Home » cmvtitypt » Researchers find blind fish use novel type of navigational aid

Researchers find blind fish use novel type of navigational aid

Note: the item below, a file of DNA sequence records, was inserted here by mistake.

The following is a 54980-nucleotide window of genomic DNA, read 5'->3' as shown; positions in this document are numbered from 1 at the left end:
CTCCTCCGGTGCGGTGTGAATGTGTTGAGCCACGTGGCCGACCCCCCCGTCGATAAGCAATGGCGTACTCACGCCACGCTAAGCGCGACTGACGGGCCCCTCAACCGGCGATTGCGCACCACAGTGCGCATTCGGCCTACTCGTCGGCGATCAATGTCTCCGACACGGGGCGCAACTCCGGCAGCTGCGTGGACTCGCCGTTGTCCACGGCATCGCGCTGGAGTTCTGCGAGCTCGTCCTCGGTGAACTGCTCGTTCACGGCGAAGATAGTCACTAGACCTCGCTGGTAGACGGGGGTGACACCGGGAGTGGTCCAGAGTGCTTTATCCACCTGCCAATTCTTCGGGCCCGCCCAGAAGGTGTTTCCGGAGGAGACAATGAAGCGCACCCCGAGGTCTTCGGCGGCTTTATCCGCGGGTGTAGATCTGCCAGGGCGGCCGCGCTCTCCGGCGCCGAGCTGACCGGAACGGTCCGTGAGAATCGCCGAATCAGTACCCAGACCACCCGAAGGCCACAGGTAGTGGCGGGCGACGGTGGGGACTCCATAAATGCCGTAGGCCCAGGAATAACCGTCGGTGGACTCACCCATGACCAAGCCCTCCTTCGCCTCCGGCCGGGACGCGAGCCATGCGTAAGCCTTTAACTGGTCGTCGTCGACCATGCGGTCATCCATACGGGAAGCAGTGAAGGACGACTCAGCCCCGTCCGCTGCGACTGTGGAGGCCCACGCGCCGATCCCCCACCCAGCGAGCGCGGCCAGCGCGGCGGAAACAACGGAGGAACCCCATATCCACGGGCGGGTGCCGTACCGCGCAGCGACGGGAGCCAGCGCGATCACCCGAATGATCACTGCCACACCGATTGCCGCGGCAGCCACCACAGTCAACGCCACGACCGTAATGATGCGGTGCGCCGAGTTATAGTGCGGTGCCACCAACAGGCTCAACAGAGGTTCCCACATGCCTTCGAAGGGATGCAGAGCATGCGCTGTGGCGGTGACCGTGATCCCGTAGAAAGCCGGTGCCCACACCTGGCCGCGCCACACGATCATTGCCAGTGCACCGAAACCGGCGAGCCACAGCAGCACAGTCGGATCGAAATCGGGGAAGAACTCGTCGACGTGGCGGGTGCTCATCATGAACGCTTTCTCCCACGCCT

first_img This document is subject to copyright. Apart from any fair dealing for the purpose of private study or research, no part may be reproduced without the written permission. The content is provided for information purposes only. Citation: Researchers find blind fish use novel type of navigational aid (2014, April 7) retrieved 18 August 2019 from https://phys.org/news/2014-04-fish-aid.html Scientists have known for many years that fish have sensors on their flanks that allow them to feel what is going on in the water in which they are immersed. Now it appears that tetras living in a cave in Mexico have added to the sensory information they receive by causing changes to water pressure around them.The tetras are still the same species as the brightly colored fish found in aquariums across the globe, but because they’ve lived in absolute darkness for so long, they’ve lost both their coloring and their eyes. They don’t need either in their caves, as they live by eating bat droppings that fall into the water. But they also do something that has never been observed in any fish—they open and close their mouths, sucking in water which is pushed out the gills, and use the changes in water pressure created to help them recognize objects around them.Suspecting that something different was going on with the sucking motion the fish made, the researchers captured several samples and brought them back to their lab for study. There they put the fish in a tank with no food, but which did have five objects in it that the fish had to get around. After the fish became acclimated, the researchers moved the objects and then watched as the fish went to work. They noted that the fish suddenly began performing their sucking motion three and a half times more often. They followed up that experiment with another where they filmed the fish with a high-speed camera to help them count mouth action. They found that the fish very seldom sucked at the water when swimming at a distance from objects, or the wall. But when they came closer than 7 centimeters, the sucking frequency suddenly picked up, and when they moved to within just 1 centimeter, the sucking frequency occurred twice as often. It picked up again when moving even closer—up to six times as often.The researchers suggest that the novel type of navigational aid likely occurs in other fish as well, just none that are known right now. Explore further Journal information: Journal of Experimental Biology Researchers capture video of freshwater fish grabbing birds out of the airlast_img